With its 66 books and 1189 chapters, the Bible can seem formidable in size. It is a library of books after all. You may have said to yourself that you would like to read it. But moving from talking to doing can be difficult. The end of the year can be a good time to think about projects that can be spread out over a calendar year. I use the end of the year to plan my next year’s Bible reading. Of course, one can begin at any time, but the beginning of a new year is an excellent time.
Goal. Most things do not get accomplished until we have set a goal for ourselves and made a commitment to that goal. The same is true for Bible reading. If you would like to be regular in your reading or read through the Bible in a year, the first step is to set that goal for yourself and make a commitment to that goal.
Plan. Secondly, we need a plan for reaching our goal. A system that proposes how we are going to achieve our goal and gives us a yardstick by which to measure our progress. You can have smaller plans like reading the gospels or reading the New Testament. Progress might simply be tracked with a book mark or a simple log of chapters read. In some Bible apps I’ve seen plans as short as five days on a particular topics. These shorter plans are to get someone started in reading. Doing several shorter plans in a row may build up someone’s confidence as a reader.
For reading through the entire Bible, there are many Bible reading guides available. We have paper ones in the foyer, but several Bible apps for phones and tablets have built in reading plans that can be used. I’ve been using electronic guides since switching to phone and tablet for my regular reading. Guides may take you through the Bible chronologically, through the Bible in canonical order, or they may give you readings in the Old and New Testaments each day. Some guides may give you two readings a day and others give you four different readings a day. I’ve particularly enjoyed M’Cheyne’s Bible reading guide and the Discipleship Journal Bible Reading Plan. But these latter two take you through the Old Testament once and the New Testament twice. M’Cheyne’s also takes you through the Psalms a second time, so you may want to check on the amount of reading a plan has. However, I’ve found variety in readings help keep me from getting bogged down.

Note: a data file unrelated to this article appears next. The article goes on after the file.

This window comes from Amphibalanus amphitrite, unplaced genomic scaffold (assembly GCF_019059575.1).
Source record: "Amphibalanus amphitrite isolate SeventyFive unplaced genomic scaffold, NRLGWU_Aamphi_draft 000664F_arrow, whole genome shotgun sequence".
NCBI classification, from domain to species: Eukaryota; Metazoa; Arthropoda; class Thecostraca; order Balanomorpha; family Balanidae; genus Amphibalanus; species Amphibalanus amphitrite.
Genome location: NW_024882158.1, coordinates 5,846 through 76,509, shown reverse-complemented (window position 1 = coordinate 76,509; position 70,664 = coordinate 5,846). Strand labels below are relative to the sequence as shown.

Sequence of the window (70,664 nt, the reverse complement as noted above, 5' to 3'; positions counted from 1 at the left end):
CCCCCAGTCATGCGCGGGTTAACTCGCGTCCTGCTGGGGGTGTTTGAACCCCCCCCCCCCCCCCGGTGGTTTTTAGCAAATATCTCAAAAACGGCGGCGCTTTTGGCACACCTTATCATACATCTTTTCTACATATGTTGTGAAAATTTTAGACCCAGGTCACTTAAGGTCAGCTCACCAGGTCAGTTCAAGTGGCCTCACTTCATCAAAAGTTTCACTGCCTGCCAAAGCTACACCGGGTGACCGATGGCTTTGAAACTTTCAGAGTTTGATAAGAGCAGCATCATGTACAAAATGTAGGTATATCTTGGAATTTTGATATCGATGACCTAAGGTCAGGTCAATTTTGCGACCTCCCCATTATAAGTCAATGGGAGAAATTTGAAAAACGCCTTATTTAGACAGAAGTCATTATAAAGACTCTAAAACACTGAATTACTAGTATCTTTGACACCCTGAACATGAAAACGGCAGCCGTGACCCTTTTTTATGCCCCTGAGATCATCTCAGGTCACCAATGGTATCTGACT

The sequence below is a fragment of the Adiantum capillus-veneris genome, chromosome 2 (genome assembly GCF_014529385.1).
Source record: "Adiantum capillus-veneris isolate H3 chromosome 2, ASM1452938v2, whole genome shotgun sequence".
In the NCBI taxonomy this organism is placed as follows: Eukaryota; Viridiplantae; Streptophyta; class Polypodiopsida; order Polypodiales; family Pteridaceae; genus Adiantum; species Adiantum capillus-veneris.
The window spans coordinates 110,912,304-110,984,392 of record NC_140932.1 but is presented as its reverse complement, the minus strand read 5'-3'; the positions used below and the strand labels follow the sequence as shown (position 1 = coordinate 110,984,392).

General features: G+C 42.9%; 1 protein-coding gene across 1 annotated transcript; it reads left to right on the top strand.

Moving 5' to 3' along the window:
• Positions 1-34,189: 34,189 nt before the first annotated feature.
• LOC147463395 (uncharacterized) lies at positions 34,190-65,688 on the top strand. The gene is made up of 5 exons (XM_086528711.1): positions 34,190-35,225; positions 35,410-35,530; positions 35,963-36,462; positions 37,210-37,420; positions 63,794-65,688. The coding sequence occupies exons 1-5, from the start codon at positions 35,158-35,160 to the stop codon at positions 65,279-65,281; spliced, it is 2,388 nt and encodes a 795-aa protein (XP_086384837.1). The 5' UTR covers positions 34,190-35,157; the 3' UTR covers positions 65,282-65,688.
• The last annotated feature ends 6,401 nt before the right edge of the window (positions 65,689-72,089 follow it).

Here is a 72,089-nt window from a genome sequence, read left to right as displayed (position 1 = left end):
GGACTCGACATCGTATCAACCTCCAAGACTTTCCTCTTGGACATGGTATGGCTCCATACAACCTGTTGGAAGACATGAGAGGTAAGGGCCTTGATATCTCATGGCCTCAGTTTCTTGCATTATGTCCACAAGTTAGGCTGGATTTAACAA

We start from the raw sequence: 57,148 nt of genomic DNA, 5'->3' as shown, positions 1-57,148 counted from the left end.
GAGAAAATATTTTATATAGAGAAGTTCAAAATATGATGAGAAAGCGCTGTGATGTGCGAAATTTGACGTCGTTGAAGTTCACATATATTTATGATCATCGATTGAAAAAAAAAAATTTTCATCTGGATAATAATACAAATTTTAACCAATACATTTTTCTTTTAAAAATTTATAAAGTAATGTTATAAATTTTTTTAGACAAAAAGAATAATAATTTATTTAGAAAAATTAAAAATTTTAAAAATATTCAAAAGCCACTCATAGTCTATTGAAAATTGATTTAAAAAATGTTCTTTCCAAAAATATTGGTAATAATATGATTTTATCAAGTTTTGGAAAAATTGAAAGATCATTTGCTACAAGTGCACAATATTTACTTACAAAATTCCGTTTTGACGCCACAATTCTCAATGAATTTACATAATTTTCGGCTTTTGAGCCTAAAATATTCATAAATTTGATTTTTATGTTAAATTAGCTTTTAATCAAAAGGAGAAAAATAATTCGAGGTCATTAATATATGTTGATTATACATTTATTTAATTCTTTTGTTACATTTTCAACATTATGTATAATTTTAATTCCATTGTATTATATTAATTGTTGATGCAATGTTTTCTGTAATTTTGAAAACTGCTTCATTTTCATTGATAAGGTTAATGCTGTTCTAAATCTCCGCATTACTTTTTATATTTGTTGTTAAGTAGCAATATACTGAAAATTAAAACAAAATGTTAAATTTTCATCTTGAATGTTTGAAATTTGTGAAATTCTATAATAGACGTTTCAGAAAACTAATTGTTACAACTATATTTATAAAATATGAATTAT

Routine. Finally, it is helpful to set up a routine. Having a special time during the day when you do your reading will help you form “the Bible reading habit.” Use a translation which you feel comfortable with and which is easy for you to read. A pencil or pen can be helpful to mark verses that are especially meaningful to you or to write down questions on things you don’t yet understand (many apps also allow highlighting and note taking). I typically make a pot of coffee first thing in the morning and then do my Bible reading. Others may find time in a coffee break, meal time, or right before going to bed.
With the right goal, plan, and routine you can begin to explore the exciting treasures of the Bible.
Your word is a lamp to my feet
and a light to my path.” (Psalms 119:105, ESV)